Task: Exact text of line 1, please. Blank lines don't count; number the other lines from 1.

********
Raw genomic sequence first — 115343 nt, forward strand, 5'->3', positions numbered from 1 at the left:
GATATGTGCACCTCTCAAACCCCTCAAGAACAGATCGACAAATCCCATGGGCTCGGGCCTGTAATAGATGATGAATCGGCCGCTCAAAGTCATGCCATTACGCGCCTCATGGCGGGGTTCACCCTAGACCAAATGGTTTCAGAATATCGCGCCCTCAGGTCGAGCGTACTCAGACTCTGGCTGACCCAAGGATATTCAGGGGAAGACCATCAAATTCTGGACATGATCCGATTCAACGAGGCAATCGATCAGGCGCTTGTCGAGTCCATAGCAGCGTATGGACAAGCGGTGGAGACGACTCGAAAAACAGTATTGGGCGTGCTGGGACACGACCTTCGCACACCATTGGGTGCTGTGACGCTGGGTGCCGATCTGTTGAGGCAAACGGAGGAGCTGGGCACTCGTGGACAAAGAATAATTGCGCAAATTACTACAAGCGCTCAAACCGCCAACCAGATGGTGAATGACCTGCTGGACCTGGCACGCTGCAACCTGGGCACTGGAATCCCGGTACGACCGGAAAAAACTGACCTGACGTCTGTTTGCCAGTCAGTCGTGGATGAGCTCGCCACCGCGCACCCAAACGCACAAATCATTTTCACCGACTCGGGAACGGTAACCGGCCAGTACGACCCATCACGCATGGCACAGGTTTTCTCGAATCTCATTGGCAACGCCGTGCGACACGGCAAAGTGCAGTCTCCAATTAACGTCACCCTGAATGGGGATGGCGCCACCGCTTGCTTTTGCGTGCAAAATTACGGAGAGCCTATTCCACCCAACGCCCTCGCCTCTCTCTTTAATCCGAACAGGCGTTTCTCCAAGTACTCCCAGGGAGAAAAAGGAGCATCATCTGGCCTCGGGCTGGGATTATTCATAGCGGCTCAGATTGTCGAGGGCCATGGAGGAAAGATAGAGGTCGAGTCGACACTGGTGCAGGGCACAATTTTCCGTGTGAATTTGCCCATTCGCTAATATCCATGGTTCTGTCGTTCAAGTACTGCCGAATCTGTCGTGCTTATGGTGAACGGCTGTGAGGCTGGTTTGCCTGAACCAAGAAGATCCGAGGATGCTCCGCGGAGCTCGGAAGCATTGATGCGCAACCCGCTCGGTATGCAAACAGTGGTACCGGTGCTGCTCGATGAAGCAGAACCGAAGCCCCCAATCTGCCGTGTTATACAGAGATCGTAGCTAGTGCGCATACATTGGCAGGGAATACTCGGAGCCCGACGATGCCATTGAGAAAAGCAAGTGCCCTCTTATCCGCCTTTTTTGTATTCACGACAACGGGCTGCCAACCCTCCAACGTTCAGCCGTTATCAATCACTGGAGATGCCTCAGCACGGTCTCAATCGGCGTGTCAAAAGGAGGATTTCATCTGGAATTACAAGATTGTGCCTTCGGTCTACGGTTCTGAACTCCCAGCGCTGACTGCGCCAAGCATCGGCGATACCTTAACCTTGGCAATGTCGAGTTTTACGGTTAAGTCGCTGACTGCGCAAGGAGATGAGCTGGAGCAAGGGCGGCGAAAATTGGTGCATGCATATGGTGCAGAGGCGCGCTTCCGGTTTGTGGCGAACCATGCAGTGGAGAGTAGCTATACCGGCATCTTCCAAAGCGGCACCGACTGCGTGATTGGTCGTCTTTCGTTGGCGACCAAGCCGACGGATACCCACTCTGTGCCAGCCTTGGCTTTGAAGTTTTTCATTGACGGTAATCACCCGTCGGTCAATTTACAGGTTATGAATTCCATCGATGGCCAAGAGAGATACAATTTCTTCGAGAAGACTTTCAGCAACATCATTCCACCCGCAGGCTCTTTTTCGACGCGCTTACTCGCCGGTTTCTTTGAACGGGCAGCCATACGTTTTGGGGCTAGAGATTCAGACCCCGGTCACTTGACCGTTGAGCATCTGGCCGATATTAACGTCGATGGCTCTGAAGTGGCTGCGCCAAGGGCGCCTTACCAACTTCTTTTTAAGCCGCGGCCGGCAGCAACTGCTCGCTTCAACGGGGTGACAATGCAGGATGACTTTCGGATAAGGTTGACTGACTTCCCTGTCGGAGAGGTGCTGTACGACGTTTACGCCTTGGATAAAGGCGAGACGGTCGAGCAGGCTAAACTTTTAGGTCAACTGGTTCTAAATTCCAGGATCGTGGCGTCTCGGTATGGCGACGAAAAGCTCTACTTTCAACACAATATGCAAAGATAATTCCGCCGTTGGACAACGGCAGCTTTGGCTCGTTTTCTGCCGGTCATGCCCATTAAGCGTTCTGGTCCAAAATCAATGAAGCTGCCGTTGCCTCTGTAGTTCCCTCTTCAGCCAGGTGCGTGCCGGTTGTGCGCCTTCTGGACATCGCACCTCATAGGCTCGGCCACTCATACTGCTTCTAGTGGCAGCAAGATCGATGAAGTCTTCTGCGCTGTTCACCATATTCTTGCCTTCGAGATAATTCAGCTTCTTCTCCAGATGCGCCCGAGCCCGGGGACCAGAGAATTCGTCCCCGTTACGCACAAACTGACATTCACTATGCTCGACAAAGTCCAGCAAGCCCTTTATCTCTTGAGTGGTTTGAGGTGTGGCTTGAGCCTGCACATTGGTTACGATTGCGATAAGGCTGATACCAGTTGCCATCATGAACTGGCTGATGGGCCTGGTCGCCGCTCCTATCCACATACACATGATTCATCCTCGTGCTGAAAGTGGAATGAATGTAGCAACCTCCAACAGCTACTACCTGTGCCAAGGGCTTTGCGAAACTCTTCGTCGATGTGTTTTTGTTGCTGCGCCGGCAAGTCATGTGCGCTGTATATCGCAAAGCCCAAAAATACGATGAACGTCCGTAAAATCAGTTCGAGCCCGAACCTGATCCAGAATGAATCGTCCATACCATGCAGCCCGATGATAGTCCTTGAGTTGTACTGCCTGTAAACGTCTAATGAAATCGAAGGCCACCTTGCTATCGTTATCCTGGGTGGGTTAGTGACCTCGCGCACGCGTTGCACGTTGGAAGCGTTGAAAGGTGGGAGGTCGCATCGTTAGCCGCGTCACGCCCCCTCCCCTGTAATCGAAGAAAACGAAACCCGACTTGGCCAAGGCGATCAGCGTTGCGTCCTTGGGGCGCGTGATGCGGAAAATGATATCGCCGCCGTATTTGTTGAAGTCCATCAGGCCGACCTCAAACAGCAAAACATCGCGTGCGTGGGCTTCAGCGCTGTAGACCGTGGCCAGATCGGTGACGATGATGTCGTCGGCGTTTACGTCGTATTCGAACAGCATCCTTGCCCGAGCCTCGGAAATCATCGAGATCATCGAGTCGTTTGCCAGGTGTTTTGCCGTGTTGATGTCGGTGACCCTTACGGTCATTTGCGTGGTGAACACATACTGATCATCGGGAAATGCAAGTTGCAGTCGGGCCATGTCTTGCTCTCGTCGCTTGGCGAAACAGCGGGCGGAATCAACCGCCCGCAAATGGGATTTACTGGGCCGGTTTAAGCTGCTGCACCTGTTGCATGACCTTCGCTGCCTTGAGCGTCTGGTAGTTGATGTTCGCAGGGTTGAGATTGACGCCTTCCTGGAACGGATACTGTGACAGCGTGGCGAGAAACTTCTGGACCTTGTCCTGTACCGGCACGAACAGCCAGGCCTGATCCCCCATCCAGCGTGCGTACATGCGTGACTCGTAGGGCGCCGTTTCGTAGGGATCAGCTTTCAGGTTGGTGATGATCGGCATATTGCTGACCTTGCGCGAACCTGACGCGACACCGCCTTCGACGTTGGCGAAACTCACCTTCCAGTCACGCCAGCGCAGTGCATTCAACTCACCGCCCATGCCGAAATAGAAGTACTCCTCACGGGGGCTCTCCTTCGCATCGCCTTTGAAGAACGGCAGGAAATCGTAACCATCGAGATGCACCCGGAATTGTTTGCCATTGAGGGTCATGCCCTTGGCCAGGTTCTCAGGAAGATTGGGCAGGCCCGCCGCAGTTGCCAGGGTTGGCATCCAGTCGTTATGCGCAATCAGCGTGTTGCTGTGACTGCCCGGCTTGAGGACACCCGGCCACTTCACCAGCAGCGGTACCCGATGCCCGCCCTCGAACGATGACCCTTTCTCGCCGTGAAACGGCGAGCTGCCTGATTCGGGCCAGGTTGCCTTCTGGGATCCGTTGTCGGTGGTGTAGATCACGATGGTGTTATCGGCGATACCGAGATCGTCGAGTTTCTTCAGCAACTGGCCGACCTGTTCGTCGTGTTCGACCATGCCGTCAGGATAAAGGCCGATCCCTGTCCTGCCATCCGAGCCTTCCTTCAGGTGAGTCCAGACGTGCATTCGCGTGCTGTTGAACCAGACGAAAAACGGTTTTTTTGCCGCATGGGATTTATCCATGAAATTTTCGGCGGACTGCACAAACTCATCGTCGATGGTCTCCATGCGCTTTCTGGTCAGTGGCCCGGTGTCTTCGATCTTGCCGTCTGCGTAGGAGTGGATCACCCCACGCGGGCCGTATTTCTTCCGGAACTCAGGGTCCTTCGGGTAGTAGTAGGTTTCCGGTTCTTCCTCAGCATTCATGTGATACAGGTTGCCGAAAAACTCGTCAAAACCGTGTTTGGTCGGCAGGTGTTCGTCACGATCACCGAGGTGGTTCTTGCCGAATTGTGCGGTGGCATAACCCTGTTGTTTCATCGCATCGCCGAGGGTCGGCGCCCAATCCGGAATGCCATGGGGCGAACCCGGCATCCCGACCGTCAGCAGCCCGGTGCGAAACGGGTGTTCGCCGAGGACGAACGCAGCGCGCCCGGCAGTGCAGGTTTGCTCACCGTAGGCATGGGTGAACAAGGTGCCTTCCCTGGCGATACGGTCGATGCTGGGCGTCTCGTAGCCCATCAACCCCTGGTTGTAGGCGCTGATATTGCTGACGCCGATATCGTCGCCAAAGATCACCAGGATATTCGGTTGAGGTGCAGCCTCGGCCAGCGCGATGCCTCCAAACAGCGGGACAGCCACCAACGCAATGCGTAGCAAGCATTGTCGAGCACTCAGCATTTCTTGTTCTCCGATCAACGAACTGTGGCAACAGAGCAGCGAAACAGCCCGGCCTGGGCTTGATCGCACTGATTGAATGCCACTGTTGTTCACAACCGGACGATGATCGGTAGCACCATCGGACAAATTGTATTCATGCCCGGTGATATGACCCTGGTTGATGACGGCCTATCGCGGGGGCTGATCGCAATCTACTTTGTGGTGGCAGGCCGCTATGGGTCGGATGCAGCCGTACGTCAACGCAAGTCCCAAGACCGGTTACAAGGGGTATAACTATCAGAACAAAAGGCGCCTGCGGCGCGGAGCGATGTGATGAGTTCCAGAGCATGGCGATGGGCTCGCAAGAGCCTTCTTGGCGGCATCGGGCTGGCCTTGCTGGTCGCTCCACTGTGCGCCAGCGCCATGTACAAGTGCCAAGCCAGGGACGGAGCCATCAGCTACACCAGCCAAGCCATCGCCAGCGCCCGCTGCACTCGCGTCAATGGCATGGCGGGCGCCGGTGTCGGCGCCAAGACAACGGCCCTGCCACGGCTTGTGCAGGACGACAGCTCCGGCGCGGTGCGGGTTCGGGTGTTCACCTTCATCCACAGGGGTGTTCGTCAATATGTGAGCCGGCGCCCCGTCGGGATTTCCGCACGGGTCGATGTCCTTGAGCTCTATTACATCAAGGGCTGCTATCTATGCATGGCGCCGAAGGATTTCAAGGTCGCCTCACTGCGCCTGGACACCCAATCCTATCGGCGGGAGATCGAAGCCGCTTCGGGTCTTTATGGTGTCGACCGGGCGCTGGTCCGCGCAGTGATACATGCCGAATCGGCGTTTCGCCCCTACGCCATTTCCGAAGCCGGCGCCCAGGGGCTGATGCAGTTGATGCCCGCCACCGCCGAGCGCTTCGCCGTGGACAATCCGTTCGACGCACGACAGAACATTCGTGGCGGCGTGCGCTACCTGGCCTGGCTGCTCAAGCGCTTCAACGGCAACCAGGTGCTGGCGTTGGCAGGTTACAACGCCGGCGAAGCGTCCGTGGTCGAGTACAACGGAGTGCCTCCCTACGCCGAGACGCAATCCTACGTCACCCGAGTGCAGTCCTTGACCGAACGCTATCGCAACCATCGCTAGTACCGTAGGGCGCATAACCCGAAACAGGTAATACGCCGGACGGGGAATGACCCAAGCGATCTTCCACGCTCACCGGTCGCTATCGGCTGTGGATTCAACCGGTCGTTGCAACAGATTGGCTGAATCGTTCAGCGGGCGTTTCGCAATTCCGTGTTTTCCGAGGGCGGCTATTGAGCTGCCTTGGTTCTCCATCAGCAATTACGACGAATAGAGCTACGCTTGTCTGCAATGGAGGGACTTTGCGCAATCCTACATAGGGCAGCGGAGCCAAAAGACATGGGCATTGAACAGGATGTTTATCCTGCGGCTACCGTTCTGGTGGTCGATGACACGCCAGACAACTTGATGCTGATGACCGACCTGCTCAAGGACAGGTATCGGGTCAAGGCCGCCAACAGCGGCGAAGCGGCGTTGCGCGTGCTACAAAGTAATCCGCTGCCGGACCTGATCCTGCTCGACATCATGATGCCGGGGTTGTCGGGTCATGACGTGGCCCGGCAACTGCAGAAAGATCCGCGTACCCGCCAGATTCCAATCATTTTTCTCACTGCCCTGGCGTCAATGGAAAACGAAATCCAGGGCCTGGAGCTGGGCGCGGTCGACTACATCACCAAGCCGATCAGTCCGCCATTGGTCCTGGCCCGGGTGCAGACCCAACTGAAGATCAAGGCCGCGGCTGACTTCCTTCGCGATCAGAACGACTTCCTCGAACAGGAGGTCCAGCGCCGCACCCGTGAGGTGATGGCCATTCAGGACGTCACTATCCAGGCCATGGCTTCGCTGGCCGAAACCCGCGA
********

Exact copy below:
Raw genomic sequence first — 115343 nt, forward strand, 5'->3', positions numbered from 1 at the left: